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President Biden ordered FEMA to issue retroactive reimbursements to states for National Guard deployments and other costs brought on by the pandemic.
States will be able to collect millions more dollars from the federal government to offset coronavirus-related costs under a presidential order that revises reimbursement rates and expands the type of expenses eligible for the funding.
President Biden issued a memo this week providing further guidance on how the Federal Emergency Management Agency should retroactively reimburse states for the full cost of covid emergency expenses dating back to the start of the pandemic in January 2020. Biden had earlier increased the percentage that FEMA reimbursed states for deployment of the National Guard from from 75% to 100% of costs.
State and local leaders welcomed the move, noting the extra expenses their governments have incurred during the pandemic.
“States and local governments have shouldered the immense costs of this pandemic, hampering their abilities to provide critical services to those most in need,” said Nevada Governor Steve Sisolak. “The Nevada National Guard continues to be an immensely important part of our state’s response to the ongoing Covid-19 pandemic.”
The governor said Nevada officials were still assessing how much money the state could be eligible to receive.
The Biden administration estimates that the reimbursements could cost the federal government between $3 billion and $5 billion. FEMA has already provided about $1.9 billion to states for expenses related to opening community vaccination centers.
In New Jersey, officials said the extra reimbursements could bring more than $300 million in federal funding to the state.
Los Angeles Mayor Eric Garcetti said the increased FEMA reimbursement rates would allow the city to expand a program that has temporarily housed homeless seniors in hotel rooms during the pandemic.
Under Biden’s memo, FEMA will fully cover emergency pandemic costs dating back to January 2020, including National Guard deployments, the purchase of personal protective equipment like masks and gloves, the opening of shelters for at-risk populations and providing emergency food assistance.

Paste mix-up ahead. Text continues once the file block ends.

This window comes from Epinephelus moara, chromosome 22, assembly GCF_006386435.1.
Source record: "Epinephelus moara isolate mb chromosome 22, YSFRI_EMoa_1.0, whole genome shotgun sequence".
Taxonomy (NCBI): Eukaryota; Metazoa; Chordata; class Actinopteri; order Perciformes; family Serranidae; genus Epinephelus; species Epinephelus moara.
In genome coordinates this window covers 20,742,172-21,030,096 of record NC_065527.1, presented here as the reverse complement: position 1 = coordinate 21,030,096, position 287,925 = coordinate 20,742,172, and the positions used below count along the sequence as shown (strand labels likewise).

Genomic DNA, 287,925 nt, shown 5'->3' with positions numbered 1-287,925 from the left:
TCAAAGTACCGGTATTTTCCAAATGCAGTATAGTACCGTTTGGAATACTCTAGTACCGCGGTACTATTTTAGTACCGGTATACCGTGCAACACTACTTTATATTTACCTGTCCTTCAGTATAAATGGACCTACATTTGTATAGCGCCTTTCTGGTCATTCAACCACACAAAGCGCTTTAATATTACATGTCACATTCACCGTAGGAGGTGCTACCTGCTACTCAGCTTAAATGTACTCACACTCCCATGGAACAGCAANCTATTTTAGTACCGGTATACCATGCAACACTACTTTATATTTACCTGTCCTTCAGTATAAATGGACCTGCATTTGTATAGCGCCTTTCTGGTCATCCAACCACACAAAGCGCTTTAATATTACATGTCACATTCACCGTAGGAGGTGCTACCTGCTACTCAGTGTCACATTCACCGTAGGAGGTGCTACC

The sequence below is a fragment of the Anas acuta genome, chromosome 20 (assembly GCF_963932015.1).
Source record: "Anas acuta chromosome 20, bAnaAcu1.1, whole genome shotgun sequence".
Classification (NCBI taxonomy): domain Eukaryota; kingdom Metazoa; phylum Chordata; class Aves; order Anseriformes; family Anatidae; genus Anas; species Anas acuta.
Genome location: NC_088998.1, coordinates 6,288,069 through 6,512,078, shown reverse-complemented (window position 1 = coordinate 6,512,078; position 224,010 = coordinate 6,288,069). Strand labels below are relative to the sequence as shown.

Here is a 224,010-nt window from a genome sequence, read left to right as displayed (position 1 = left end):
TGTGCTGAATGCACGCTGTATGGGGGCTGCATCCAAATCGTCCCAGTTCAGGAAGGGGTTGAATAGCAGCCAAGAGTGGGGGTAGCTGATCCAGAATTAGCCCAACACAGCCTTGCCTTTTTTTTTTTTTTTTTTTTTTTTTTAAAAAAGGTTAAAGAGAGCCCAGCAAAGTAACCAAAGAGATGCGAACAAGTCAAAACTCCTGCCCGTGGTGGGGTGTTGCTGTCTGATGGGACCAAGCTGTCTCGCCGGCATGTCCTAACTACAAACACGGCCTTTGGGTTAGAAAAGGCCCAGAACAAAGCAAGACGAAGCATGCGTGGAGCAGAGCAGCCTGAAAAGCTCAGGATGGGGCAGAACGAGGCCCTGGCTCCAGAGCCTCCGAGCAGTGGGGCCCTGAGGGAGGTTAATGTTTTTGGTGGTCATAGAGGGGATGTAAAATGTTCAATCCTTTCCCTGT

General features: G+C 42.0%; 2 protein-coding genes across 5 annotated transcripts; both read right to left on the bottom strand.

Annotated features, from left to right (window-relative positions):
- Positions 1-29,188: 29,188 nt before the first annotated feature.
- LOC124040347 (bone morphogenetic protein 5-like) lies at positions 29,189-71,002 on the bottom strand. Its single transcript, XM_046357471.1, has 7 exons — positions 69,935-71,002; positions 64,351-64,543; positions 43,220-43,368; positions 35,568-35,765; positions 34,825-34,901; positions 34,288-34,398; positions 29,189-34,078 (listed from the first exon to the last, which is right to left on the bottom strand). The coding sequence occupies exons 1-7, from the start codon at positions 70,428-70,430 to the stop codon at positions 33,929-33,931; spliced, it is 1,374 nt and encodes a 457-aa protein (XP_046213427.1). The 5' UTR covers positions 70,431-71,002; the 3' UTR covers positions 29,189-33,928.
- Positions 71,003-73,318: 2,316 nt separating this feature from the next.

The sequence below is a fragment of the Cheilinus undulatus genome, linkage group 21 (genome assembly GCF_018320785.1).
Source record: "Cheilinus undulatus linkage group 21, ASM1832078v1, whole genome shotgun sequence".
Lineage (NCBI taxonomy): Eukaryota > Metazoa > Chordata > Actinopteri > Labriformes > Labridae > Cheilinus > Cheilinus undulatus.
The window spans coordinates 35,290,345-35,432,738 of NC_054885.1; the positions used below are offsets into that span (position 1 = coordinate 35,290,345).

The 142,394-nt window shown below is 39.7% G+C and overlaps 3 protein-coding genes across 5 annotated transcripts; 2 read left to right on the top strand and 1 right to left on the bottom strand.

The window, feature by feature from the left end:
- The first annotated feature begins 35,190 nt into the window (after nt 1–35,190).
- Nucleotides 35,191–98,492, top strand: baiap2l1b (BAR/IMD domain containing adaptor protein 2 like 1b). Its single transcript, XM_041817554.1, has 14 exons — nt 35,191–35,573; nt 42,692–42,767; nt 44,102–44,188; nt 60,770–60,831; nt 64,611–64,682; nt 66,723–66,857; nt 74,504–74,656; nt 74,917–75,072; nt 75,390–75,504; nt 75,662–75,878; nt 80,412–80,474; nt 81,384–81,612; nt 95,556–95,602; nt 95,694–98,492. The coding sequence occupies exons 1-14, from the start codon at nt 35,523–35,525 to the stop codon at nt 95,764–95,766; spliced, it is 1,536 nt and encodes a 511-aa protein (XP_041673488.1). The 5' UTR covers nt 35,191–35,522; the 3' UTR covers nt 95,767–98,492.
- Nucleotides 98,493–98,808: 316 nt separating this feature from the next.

The Biden administration has also expanded the type of pandemic-related expenses state and local governments can request to have reimbursed in the future. New expenses eligible for 100% federal reimbursement include costs for protective equipment and disinfecting services to support the safe opening and operation of schools, childcare facilities, healthcare facilities, homeless or domestic violence shelters and transit systems. These newly eligible costs can be reimbursed if they are incurred between Jan. 21 and Sept. 30 of this year.
The FEMA reimbursements provide a way for state and local governments to access more federal funding even as the Biden administration and Congress work out the details of another coronavirus aid package. Governors and local lawmakers have stressed the need for increased federal funding so that they can cover expenses related to their pandemic response efforts.
Congress and then-President Donald Trump approved $150 billion in direct aid for state and local governments in an initial covid-relief package last year but declined to provide additional funding in subsequent legislation.
The Biden administration’s $1.9 trillion coronavirus aid proposal would provide $350 billion in direct aid to state and local governments.
Republicans proposed their own smaller aid package that did not include direct state and local funding. But Democrats have forged ahead to quickly pass Biden’s American Rescue Plan, and the president said Friday he does not intend to delay the bill in the hope of attracting more Republican support.
“If I have to choose between getting help right now to Americans who are hurting so badly and getting bogged down in a lengthy negotiation or compromising on a bill... that’s an easy choice. I’m going to help the American people who are hurting now,” Biden said during a press conference. “What Republicans have proposed is either to do nothing or not enough.”
Andrea Noble is a staff correspondent with Route Fifty.